Let’s address the first question.  Do you ever ask yourself, “Self, are you bored?”  Probably not very often – even if, in fact, that you are. Boredom, or ennui, that sense of weariness or dissatisfaction is the beginning of a slow death of your spirit.  There is limited excitement, passion, or overriding interests.  Prepare the headstone, you are on your way there!

     The second question is obviously related to the first. If you are bored, you are boring. Ugh.  It could be no other way. Perhaps your self awareness is not very high so that, in your own mind, you are not boring. In fact you think you are quite fascinating. That does not mean that others see you that way. Perhaps you are boring to others.   Dare you ask?

     In couples therapy I often hear this comment from one of them, “My wife/husband is boring.” Recently, one man said, “All you can talk about is the kids. I want you to be more interesting; know what is going on in the world. Challenge me.”   Not too long ago a woman said this about her husband, “You are a boring couch potato. I want some fun. When we go out to eat, we sit there in silence, you add nothing.”

     The emphasis of this article is to challenge you to be all that we can be and to bring that oomph to the people that are important in our lives. Slackers need not apply!  I was thinking of starting a group for boring people.  I’ll supply the No Doze!

Are you a candidate!?

     The opposite of boredom is ALIVENESS – within yourself and activated with others.  I would venture to say that it is incumbent on each of us to maximize our aliveness – enthusiasm for life – and bring it forth. If you feel that you have run out of gas, are unmotivated, or feel incapable of becoming alive – do something about it.  No matter what your situation in life is, there is a spark of fire that can enflame a bright light. (“This little light of mine, I’m gonna let it shine…”)

     In summary: If you are bored, get excited about something (healthy) and get into it.

If you might be boring, find and share your enthusiasm .Inquire about another’s interest. Do your part to make conversation, initiate activities, be current with news, play a game/sport.  Appreciate being alive and share your life and adventures with others.

How “Alive” Are You? Willing To Take This Inventory?

Sunday, May 15th, 2011

     Springtime is here.  Nature proclaims that this is a time for new beginnings.  Colorful blossoms burst forth into the environment saying “look and me – and smile”.  It is a time of new energy ending winter’s dormant period.  Aliveness beckons.

     What about you?  You are a part of nature.  To what extent does the energy force of life thrust you forward?  Have you been dormant for a short or long time?  How “alive” are you?

      Dr. Harville Hendrix has developed an “Aliveness Quotient” – an instrument to help you assess your feelings of aliveness.  Are you willing to give it a try?  If not, perhaps you ought to go back to reading the Obituaries since you may be heading there yourself faster than what may be desirable.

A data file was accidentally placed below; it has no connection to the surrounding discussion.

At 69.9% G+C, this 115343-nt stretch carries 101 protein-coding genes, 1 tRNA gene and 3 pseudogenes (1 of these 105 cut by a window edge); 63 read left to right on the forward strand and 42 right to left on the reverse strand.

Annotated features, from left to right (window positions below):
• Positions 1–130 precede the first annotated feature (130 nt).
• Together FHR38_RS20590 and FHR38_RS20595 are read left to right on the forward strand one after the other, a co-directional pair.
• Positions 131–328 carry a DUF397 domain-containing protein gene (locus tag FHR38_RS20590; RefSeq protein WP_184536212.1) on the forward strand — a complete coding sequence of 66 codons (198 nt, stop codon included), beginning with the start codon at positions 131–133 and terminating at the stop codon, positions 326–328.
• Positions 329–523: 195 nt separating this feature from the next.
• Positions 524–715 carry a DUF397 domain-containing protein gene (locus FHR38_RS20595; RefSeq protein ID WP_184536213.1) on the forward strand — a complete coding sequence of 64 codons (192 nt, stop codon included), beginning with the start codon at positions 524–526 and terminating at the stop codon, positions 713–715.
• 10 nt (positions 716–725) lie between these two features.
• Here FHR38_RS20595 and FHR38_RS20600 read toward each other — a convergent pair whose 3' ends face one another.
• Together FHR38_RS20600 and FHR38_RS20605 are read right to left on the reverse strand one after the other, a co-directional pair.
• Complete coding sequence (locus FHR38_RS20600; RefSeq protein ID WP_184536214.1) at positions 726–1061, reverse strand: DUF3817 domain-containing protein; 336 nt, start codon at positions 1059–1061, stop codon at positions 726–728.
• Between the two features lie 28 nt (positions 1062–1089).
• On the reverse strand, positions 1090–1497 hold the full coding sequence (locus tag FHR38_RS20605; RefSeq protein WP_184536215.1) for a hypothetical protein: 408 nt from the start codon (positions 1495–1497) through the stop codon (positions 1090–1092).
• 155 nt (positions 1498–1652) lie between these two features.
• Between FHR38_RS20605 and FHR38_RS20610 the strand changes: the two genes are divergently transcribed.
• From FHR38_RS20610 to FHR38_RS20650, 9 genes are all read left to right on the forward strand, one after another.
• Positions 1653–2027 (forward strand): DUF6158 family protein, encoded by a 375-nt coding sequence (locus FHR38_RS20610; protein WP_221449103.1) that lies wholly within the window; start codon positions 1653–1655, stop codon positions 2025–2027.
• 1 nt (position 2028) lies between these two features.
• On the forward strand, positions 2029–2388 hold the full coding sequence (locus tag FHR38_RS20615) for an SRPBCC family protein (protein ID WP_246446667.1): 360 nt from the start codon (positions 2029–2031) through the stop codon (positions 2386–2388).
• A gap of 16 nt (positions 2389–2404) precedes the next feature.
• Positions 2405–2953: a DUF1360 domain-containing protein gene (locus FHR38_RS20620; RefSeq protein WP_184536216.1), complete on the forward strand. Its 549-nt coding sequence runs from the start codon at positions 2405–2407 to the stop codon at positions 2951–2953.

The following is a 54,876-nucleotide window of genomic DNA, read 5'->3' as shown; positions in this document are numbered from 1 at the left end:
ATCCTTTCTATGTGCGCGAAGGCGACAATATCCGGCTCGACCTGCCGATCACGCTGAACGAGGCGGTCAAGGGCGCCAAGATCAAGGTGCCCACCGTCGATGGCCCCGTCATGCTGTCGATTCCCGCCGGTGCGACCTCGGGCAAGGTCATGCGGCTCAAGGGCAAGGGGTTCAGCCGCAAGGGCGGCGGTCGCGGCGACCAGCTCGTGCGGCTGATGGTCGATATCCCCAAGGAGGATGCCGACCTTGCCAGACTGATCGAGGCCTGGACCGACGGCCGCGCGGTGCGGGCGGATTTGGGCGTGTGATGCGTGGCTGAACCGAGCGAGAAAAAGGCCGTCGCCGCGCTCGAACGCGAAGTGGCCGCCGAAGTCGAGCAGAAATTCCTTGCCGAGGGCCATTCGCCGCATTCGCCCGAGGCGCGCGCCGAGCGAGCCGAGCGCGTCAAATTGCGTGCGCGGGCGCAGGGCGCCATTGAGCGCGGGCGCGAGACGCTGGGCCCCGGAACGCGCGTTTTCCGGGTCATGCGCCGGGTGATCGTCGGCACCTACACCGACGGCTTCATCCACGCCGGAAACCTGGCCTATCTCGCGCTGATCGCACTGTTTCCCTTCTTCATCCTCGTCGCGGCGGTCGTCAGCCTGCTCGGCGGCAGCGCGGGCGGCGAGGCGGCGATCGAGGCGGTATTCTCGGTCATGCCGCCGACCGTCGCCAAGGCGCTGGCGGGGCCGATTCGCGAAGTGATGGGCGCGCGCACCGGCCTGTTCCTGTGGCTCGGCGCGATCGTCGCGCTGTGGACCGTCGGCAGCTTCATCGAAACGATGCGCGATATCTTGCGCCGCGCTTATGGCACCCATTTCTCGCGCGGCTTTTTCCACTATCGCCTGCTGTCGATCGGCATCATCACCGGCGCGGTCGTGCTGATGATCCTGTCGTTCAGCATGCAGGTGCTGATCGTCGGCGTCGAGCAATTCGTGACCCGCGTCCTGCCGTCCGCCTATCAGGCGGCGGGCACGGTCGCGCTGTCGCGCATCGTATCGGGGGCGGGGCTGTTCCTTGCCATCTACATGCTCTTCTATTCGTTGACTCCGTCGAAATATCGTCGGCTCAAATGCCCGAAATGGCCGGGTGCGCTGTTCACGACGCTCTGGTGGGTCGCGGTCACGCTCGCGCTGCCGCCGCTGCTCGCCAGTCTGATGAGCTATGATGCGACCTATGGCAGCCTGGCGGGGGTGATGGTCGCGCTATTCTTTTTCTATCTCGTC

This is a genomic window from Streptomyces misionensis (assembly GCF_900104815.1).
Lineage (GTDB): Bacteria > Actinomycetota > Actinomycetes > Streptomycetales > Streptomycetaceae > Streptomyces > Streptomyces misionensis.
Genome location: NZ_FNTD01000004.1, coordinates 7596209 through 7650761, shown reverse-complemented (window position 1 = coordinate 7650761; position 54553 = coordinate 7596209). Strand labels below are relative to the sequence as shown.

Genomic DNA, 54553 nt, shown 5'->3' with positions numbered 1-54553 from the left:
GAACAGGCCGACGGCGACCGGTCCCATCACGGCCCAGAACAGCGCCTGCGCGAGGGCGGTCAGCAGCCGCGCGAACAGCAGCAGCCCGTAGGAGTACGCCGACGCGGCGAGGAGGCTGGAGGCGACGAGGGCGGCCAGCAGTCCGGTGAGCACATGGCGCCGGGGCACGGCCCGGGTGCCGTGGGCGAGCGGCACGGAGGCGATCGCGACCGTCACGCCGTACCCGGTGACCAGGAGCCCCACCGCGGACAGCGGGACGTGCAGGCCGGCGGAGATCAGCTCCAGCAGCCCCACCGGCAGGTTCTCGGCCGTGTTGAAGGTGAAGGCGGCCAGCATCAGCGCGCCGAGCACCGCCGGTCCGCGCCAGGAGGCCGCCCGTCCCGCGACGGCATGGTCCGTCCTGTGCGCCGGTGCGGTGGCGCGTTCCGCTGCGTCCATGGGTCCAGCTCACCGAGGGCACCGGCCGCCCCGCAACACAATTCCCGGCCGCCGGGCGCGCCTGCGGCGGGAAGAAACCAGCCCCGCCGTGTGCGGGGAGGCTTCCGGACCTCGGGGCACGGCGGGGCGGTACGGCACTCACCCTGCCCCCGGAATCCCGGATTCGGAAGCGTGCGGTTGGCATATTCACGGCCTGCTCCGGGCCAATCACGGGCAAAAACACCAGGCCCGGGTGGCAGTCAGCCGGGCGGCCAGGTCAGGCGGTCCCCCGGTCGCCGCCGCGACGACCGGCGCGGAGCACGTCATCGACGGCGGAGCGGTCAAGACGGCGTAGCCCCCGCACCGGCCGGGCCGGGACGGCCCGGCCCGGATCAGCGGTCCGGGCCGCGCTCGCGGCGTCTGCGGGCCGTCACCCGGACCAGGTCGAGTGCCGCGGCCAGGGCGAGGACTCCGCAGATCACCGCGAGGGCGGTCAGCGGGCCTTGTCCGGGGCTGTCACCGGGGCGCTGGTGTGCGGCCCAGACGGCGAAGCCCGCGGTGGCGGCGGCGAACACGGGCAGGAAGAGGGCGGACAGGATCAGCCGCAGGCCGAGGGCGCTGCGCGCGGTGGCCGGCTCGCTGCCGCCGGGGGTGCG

Rate each of the following areas from 1 to 5, with 5 being the highest:

1. I wake up feeling rested.  2. I feel alert and awake. 3. I am content.  4. Life excites me. 5. I enjoy a good meal. 6. I laugh a lot. 7. I am aware of pulsating energy in my body. 8. I feel joyful. 9. I am happy most of the time. 10.Sometimes I sing spontaneously. 11.I experience intense orgasms. 12.I see colors vividly. 13.I taste what I put into my mouth. 14.I am relaxed.  15.I enjoy dancing. 16.I enjoy moving my body. 17.I feel all my feelings intensely. 18.I feel vitally alive. 19.I have creative ideas.   20.My memory is good. 21.I live in the present. 22.Music turns me on. 23.Sometimes I feel ecstatic.  24.My sex life is satisfying. 25.Many things interest me.

     When you are finished, add up all your points.  If you scored between 75-100, you have a high aliveness quotient, according to Dr. Hendrix.  If you score is 40-75, you are at the medium level.  A score below 40 is low and indicates your life energy is constricted.

     My guess is that Dr. Hendrix has not put this instrument through rigorous scientific inquiry to determine its validity.  Your capacity needs to be considered. The point here is to raise questions for you to ask yourself in order to raise your awareness as to how “alive” you are.  If you are real brave you may want to ask a significant other person in your life to “rate” you.  You can return the favor, especially if you get a low score!

     Oprah has a great perspective expressed in these words: “I believe that when you stop renewing yourself, and no longer open to change and the possibilities that continually unfold, you stop being alive and are just getting through the years.”

     No matter what your chronological age is, you still have the choice to keep a “spring” in your life by being alive and bringing life’s pleasure to yourself and those that are important to you. Over time try to ignore the “Fall back” and Winter’s dormancy.

“SPRING  FORWARD!”